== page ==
As you see, it truly is hotel-woodworking. Wall-to-wall carpeting, cameras projecting onto screens. It all works out very well, but it’s hard to shoot coherent photos. So these were all I got.

I watched Mary May carve a ball & claw foot, she’s always great to see. I’ve known Mary and her work for several years now, but never really get to see her presentations from beginning to end. https://www.marymaycarving.com/carvingschool/  and her Instagram site is here: https://www.instagram.com/marymaywoodcarving/ 

Then we piled into see a very clear demo from Pete Galbert on turning. I’ve done almost no turning for 3 years so it was very helpful to get a breakdown on his approach. I have a lot of lathe-work coming up, so I went and bought Pete’s new video from Lost Art Press to help me get my turning muscles back. https://lostartpress.com/collections/dvds/products/galbert-turning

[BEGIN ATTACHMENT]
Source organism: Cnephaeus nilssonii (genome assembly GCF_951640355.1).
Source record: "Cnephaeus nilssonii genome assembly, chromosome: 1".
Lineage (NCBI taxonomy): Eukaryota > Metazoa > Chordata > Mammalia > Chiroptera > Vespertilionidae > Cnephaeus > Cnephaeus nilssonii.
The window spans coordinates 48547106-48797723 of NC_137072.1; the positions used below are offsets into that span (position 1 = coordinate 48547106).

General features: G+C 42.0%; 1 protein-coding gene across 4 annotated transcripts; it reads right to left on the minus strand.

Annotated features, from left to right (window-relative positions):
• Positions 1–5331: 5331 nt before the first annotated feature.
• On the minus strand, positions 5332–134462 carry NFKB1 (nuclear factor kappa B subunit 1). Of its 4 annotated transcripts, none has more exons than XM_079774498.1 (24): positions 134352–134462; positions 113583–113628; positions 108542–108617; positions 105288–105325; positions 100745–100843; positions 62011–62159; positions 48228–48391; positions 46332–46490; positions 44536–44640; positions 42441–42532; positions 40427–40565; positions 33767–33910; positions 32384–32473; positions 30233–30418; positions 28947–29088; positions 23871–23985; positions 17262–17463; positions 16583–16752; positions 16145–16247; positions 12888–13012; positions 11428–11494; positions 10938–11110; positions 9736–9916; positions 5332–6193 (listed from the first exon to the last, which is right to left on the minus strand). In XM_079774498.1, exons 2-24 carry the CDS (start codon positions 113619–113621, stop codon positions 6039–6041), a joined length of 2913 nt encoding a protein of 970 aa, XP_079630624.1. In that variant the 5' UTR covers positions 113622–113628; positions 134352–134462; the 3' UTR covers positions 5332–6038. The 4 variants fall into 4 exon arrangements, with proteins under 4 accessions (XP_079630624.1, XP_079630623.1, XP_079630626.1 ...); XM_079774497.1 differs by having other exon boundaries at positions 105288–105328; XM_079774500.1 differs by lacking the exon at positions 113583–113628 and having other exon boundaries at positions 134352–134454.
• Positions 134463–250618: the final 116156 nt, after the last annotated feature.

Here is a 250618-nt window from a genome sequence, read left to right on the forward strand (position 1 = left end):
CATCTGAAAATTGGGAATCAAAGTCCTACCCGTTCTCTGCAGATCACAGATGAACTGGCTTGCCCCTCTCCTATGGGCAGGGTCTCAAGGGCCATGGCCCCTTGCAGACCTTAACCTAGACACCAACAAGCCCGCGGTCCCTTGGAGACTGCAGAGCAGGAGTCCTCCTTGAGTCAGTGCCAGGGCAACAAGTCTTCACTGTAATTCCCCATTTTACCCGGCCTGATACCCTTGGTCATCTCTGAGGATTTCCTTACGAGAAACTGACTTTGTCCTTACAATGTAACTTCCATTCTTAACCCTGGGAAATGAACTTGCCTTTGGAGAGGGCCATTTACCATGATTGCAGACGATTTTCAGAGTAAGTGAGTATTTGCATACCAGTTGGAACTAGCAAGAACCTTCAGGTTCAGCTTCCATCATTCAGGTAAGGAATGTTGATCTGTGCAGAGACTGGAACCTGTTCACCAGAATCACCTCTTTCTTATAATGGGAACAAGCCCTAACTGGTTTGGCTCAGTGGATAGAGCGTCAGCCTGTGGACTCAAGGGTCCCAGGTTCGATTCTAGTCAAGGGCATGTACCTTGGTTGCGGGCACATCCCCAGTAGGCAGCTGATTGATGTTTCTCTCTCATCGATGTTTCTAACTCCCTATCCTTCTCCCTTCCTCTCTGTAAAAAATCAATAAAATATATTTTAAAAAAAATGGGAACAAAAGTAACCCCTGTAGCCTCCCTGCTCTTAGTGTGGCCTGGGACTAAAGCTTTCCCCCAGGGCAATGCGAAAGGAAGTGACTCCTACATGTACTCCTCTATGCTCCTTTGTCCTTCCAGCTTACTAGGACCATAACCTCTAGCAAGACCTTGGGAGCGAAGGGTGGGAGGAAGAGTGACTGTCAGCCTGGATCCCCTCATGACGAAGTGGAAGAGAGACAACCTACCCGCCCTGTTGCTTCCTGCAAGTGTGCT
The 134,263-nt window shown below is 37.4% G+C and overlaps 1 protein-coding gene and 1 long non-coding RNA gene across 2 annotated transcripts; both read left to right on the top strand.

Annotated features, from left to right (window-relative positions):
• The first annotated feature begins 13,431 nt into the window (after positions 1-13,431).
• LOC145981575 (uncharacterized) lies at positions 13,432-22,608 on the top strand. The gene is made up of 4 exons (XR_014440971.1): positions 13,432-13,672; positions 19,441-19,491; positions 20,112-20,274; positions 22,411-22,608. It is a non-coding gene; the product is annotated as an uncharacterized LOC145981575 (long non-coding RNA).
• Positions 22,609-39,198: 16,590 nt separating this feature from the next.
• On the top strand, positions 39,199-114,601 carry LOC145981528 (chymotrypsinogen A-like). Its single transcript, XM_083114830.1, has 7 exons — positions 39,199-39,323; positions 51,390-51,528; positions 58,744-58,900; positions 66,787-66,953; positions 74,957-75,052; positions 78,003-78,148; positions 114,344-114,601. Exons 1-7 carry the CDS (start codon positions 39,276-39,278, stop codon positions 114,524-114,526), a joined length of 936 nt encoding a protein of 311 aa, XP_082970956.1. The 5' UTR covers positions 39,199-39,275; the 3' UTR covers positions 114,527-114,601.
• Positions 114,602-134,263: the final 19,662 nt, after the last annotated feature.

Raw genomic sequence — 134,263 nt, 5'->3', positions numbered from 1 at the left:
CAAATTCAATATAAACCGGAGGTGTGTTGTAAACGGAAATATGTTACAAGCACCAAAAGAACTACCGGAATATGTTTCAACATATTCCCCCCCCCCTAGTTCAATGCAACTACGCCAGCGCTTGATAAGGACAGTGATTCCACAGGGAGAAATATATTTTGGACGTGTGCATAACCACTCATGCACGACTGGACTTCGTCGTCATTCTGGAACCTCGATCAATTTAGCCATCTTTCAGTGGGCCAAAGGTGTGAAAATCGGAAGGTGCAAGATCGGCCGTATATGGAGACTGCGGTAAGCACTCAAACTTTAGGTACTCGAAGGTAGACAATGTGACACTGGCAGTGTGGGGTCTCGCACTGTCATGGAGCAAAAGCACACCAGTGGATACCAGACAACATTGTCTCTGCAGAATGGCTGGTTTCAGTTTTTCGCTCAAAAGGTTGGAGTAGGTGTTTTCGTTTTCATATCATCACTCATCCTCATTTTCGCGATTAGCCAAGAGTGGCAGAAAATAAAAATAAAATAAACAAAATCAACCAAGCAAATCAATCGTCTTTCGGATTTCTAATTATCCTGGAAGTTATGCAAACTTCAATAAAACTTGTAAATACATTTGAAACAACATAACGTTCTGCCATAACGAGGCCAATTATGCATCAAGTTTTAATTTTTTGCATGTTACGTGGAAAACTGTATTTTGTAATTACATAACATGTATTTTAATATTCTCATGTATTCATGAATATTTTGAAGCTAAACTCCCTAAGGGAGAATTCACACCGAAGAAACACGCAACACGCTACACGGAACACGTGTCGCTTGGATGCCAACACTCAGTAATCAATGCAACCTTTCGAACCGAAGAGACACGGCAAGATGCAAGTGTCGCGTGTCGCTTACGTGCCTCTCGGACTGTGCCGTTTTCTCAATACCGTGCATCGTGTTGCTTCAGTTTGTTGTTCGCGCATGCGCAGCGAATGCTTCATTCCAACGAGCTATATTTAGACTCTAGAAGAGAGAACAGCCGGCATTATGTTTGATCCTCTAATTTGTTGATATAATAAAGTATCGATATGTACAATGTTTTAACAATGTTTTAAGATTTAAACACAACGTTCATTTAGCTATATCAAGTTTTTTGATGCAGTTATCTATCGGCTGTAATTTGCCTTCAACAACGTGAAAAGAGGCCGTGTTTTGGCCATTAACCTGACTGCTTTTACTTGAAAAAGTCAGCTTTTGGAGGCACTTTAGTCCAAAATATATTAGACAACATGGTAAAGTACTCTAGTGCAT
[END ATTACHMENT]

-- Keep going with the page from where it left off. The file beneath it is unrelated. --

https://www.instagram.com/petergalbert/

It was really a great time. The Fine Woodworking crew worked long and hard to put on this event, I highly recommend it. I’m sure you’ll get wind of it when they announce it for next year.

 

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Greenwood Fest Instructor: Dave Fisher

I have a few more of these introductions – I’ve lost track of time again & again lately & now the opening of registration for our event is coming up tomorrow. so a barrage of instructor profiles. This one’s easy – Dave Fisher.

dave fisher

If life were a horror movie, we’d find out at the end that Dave is actually Satan. He just is too nice, too helpful, patient, talented  – to be for real. So I keep thinking there must be a shoe to drop in the end. But, this ain’t no movie. Dave is actually just the best there is. His bowl carving is head & shoulders above any others I know of today;  certainly in this country. His finish, the forms and shapes, and of course, the carved decoration. Each bowl is a new look at the form. His inscribed carvings knock people over…

Don’t take my word for it – look at his bowls: